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A Tribute Sheila Marbain
By Sandy Walker

Sheila Marbain, the master silkscreen printer, died October 6, 2008, in Brooklyn, NY, at the age of 81. She was born in England in 1927 to Russian Jewish parents, came to the United States in 1939, and settled on Long Island. After studying at Black Mountain College, she set up a custom screen-printing shop specializing in collaborative printing with contemporary artists. Beginning in the 1960's she produced prints by many of the artists associated with the Pop Movement including Andy Warhol's "Theater Ticket," Roy Lichtenstein's "Modern Object" and George Segal's "Woman in Chair". Some of her more technically challenging projects included three dimensional objects like Lichtenstein's Plexiglas airship, Oldenburg's soft drum set, a set of dominoes by Fahlstrom, and a fabric banner by Marisol.

I met Sheila relatively late in her life, about 1996, through good fortune and random circumstances. I was able to work with her for periods of a week or two over the next several years and became her friend. How could one not be Sheila's friend? She was so lovely, gentle, and unimposing. And, if you were an artist, she was absolutely supportive. I remember well how she loved to collaborate. When she and I would find a working rhythm, when she would discover what it was that I was trying to do, when I would start to understand the media and the special means she was offering, she would get a most wonderful twinkle in her eye. Her body would be visibly energized, and a skip would start to appear in her every step. Together we would start to take off and fly in the way creative people understand and live for. And, of course, she was as delighted as I when some surprising wonder would appear as the screen lifted from the paper. And, when the hoped for masterpiece did not appear, Sheila was always there with her honest counsel plus her most encouraging and willing efforts to push on.

I only gradually came to know Sheila's historic importance, that she had worked significantly with most of the famous artist of the sixties and seventies, Indiana, Wesselman, Rauschenberg, Oldenburg, Warhol, Poons, Motherwell and Frankenthaler to name just a few. Associations with famous and successful artists were not what Sheila was about. She was an artist's printer, a friend to the artist, a devotee to the arts and to the creative process in the highest sense. Sheila had attended Black Mountain College in its heyday and studied with Albers, Bolotowsky, and deKooning from 1948-50. She and her first husband Ary Marbain had elevated silkscreen printing out of commercial context and into the fine arts realm. Her accomplishments were significant and notable. Her work with artists was recognized and exhibited widely and is archived at the Jane Voorhees Zimmerli Art Museum at Rutgers University, New Brunswick, NJ.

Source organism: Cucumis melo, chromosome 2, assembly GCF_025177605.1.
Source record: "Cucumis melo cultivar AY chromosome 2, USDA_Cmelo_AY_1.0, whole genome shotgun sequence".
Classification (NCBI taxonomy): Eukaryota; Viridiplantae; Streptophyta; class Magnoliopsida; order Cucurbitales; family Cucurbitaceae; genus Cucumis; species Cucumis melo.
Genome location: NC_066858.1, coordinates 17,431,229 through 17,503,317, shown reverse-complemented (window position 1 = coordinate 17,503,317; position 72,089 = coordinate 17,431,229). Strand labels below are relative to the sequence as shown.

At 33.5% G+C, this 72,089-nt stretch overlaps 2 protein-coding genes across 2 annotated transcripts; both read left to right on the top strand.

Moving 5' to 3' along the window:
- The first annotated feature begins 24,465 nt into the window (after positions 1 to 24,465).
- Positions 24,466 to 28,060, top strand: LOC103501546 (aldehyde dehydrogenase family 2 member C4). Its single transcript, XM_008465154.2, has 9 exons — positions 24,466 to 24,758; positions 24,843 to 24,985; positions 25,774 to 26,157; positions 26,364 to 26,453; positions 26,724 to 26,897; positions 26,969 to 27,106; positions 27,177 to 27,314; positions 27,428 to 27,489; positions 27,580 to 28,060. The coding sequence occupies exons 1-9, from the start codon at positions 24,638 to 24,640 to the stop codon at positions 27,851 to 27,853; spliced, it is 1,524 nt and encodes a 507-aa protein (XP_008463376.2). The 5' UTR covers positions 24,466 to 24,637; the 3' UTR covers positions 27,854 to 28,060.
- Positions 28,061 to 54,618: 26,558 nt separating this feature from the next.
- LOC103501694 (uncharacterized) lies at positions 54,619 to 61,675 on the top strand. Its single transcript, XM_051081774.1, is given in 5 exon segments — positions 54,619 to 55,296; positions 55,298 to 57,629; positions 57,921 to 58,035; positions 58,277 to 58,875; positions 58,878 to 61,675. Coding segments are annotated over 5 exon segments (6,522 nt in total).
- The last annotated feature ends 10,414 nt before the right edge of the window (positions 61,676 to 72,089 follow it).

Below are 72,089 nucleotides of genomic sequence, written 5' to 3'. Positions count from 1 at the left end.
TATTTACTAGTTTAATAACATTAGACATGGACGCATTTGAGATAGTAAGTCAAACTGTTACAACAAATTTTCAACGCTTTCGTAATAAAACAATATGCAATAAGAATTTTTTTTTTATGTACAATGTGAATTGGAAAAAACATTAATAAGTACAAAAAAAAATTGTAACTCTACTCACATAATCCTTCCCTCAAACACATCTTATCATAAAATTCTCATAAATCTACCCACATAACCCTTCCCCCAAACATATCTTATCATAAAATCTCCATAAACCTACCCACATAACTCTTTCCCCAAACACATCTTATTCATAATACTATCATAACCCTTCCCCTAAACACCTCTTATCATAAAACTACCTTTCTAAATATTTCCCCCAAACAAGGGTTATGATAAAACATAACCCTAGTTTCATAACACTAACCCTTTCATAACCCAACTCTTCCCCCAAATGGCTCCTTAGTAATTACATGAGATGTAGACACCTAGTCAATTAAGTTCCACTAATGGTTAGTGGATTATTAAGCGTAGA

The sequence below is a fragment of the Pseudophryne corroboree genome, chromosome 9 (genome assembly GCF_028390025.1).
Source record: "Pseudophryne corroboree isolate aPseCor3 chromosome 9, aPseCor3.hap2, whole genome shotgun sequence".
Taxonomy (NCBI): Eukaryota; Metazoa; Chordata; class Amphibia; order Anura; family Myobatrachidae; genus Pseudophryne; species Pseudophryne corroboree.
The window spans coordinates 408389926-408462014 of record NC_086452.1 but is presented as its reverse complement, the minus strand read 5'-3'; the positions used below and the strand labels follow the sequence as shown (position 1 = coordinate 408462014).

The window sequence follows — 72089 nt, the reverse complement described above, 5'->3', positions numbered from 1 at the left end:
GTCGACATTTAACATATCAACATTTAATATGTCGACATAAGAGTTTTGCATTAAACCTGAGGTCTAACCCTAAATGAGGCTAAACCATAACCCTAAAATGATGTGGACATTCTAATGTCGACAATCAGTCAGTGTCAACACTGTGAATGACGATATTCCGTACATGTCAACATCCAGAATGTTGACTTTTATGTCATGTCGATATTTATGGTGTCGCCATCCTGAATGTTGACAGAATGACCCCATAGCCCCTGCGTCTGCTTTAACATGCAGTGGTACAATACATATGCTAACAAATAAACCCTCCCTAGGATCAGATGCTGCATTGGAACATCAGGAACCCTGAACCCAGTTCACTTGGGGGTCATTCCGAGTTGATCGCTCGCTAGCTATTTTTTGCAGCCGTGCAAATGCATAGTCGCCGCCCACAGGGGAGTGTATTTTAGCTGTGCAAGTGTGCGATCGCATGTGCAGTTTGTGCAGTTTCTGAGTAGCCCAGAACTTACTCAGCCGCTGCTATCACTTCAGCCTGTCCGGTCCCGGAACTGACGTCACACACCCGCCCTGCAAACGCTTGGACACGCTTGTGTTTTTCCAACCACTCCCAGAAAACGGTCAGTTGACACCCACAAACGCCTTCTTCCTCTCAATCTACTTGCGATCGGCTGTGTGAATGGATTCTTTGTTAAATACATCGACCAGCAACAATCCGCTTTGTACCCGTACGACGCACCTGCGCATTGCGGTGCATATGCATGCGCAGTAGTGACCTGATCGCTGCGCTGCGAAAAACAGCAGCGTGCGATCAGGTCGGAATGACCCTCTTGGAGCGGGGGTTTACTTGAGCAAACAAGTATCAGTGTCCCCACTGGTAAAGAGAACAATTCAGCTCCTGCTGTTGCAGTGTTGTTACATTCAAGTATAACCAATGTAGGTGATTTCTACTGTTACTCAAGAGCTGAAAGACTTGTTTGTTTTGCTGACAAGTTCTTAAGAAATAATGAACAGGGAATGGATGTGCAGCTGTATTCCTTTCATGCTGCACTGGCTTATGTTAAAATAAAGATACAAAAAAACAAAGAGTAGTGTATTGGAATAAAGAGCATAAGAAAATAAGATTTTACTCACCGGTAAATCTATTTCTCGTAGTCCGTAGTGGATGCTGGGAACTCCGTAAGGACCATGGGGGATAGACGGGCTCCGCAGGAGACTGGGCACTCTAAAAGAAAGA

But for Sheila those accomplishments were not enough to make her life fulfilled, and by the early 1990's she had abandoned edition printing for the unique and secret formula she discovered to create silkscreen monotypes, a process that she regarded as far more exciting and creative than her earlier work.

Artist Katherine Kadish, summing up what we all felt when we worked with Sheila in those later years, wrote, "Sheila was an island of calm, grace, and good humor in the midst of New York City. For artists she was a sounding board, a friend and technician. She provided enormous experience, was immensely supportive to her 'artists' and was always interested in their work and achievements, but completely uninterested in the competitive hustle of the 'art world.' What mattered to Sheila was the work and her relationship to the artists. To those who encountered her Sheila was a 'National Treasure.'"

In her later years Sheila lost her studio on Warren Street and with the generosity and reverence of Bob Blanton of Brand X Editions was given an alcove of their larger studio on Canal Street where she could work with all her integrity while the mass production of large editions of fine arts prints by Neiman, Katz, Close, and others were turned out by a crew of seemingly hundreds of workers. All those workers seemed to hold Sheila in complete awe, as did Bob himself who sheltered her for many years.

My work with Sheila had not ended. As I am sure is true with many who worked with her in her later years. There were always new projects and new ideas to be explored with Sheila. One time I helped her to come to California to share her methods with print artists there. She was already well into her 70s, but she was always ready for the adventure.

Sheila is now gone. Our work is unfinished. But such is also the creative process. Sheila shared fully with us the live wire of her energy. Sheila is gone, but her energy remains and inspires us.